Windows Azure’s Flat Network Storage to Enable Higher Scalability Targets
Brad Calder, a Distinguished Engineer at Microsoft, recently blogged about higher scalability targets for Azure Storage enabled by Flat Network architecture: Windows Azure’s Flat Network Storage and 2012 Scalability Targets. Windows Azure’s implementation of Flat Network toplogy, referred to as “Quantum 10” (Q10) network architecture, is influenced by the Microsoft Research paper: VL2: A Scalable and Flexible Data Center Network presented at SIGCOMM’09.
Once software improvements are fully rolled out for flat network implementation, which will happen per Brad by the end of 2012, will provide the following scalability targets for each Azure Storage account created after June 7th, 2012:
Storage Account Scalability Targets
- Capacity – Up to 200 TBs
- Transactions – Up to 20,000 entities/messages/blobs per second
- Bandwidth for a Geo Redundant storage account
- Ingress - up to 5 gigabits per second
- Egress - up to 10 gigabits per second
- Bandwidth for a Locally Redundant storage account
- Ingress - up to 10 gigabits per second
- Egress - up to 15 gigabits per second
Please keep in mind that any storage account created before June 7th, 2012 need to be migrated to newly created storage account to take advantage of the above higher scalability targets.
Since each storage account is composed of many partitions, it is important to understand the scalability targets (achieved with 1kb object size) for a single partition which are given below:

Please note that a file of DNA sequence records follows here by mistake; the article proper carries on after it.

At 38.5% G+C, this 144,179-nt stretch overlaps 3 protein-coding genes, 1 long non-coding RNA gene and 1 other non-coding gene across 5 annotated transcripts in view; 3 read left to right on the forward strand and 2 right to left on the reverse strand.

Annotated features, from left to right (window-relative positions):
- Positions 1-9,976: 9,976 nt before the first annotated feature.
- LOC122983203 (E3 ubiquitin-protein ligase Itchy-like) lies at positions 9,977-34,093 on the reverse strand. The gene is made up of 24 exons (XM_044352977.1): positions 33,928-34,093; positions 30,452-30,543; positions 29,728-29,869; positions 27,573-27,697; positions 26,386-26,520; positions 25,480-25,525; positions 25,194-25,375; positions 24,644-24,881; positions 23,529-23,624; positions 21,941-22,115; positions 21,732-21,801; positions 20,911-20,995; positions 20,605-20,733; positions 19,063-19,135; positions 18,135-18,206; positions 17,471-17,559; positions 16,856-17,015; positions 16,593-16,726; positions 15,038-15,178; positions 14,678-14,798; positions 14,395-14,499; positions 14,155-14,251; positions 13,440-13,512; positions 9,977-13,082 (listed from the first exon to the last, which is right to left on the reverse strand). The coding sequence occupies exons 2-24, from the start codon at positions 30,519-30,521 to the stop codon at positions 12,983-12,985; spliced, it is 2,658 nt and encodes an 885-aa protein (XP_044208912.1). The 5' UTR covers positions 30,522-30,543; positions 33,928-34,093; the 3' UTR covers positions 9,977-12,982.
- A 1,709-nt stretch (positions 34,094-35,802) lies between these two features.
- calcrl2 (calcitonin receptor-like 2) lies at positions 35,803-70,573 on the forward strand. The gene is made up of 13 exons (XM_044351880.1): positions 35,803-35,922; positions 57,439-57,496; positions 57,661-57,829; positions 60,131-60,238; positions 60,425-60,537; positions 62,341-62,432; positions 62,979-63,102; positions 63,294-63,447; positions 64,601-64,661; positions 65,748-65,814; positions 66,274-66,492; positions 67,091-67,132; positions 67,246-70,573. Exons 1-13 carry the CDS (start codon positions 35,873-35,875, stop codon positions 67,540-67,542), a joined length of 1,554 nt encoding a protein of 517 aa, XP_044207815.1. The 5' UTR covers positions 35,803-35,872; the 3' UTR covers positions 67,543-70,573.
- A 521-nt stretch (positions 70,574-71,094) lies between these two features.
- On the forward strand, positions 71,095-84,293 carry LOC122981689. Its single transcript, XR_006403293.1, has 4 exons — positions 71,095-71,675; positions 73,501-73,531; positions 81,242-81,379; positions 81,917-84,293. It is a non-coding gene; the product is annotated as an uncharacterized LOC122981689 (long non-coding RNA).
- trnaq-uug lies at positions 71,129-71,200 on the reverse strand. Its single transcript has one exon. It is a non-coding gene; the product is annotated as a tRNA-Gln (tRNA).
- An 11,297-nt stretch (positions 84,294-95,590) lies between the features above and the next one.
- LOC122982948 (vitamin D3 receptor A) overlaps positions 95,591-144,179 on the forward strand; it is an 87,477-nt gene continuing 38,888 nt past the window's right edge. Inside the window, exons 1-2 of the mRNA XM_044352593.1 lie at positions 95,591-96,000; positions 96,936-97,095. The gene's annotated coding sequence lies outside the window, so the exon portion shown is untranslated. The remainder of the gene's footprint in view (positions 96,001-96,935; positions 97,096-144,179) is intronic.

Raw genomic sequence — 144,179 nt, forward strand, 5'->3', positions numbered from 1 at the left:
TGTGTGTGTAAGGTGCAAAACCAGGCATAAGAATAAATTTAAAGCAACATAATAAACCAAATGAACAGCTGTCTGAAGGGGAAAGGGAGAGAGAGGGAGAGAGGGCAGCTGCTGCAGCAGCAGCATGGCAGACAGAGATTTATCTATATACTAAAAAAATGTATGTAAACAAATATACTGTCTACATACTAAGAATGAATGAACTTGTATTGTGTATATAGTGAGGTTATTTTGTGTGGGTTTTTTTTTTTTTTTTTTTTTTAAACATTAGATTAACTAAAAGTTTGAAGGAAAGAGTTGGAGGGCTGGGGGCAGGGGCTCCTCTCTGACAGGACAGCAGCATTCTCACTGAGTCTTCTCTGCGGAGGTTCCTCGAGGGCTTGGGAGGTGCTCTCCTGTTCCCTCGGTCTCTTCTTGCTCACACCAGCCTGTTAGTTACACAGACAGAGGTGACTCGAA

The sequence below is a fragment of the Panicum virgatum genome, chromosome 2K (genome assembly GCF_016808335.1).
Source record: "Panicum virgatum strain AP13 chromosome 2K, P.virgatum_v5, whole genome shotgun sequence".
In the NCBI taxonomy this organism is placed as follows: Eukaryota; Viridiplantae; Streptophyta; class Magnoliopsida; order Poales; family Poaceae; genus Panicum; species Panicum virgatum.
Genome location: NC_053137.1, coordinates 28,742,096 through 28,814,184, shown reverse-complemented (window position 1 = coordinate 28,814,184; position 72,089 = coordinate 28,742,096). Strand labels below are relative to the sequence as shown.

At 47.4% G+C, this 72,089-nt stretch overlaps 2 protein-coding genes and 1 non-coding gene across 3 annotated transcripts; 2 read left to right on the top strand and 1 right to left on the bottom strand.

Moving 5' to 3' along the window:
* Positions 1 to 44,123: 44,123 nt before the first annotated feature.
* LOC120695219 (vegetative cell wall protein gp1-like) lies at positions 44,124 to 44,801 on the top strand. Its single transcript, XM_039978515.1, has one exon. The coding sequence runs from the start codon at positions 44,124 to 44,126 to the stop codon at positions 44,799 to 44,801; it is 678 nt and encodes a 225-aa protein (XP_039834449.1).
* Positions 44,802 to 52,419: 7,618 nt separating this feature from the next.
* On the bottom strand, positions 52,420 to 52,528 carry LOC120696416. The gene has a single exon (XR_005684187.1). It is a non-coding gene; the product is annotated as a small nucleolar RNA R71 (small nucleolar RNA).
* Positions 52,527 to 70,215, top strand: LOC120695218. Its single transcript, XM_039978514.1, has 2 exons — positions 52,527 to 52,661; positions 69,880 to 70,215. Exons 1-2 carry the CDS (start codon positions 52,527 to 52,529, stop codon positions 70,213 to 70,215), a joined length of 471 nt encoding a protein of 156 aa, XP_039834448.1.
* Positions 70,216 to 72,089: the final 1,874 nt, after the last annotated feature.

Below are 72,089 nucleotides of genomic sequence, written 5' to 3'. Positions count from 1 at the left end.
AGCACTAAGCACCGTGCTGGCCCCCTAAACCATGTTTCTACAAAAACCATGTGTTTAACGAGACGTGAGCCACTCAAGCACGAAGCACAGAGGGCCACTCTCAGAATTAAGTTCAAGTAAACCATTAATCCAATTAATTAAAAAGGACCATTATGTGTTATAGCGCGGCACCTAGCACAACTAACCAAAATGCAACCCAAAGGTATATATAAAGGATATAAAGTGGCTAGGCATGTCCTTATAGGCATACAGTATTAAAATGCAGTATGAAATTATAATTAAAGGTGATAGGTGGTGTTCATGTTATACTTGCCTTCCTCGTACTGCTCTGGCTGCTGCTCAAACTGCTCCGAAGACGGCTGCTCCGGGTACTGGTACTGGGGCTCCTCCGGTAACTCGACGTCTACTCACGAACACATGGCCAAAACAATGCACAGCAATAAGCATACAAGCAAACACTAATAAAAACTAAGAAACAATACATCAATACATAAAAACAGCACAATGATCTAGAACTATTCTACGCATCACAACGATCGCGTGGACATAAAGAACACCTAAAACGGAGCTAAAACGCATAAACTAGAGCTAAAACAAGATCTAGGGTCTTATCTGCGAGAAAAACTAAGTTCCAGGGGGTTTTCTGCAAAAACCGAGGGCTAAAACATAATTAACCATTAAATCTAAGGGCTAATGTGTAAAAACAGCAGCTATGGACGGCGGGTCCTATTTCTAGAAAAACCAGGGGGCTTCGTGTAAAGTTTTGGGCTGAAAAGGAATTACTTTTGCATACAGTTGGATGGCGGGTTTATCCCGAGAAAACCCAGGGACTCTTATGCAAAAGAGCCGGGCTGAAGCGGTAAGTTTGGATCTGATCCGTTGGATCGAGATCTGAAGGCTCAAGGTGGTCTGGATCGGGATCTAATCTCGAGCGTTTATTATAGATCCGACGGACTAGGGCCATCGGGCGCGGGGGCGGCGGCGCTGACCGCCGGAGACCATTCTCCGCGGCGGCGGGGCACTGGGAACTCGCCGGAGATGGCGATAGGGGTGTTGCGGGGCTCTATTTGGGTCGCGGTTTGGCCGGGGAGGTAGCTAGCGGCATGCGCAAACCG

Partition Scalability Targets
- Single Queue (all the messages in a queue are accessed through a single partition)
- Up to 2,000 messages/second
- Single Table Partition (all the entities in a table with the same partition key)
- Up to 2,000 entities/second (with efficient partitioning scheme one should be able to achieve 20,000 entities/second)
- Single Blob (each blob will be in its own partition as the partition key for blog is “container name + blob name”)
- Up to 60 MBytes/sec
The above are the high end numbers and as Brad suggests, your mileage will vary depending on the object sizes and access patterns. So, establishing application specific scalability numbers before production deployment helps with the scale out planning of your Azure infrastructure as application load ramps up.
Read Brad’s excellent paper titled Windows Azure Storage: A Highly Available Cloud Storage Service with Strong Consistency for the internals of Azure Storage architecture presented at SIGOPS’11.
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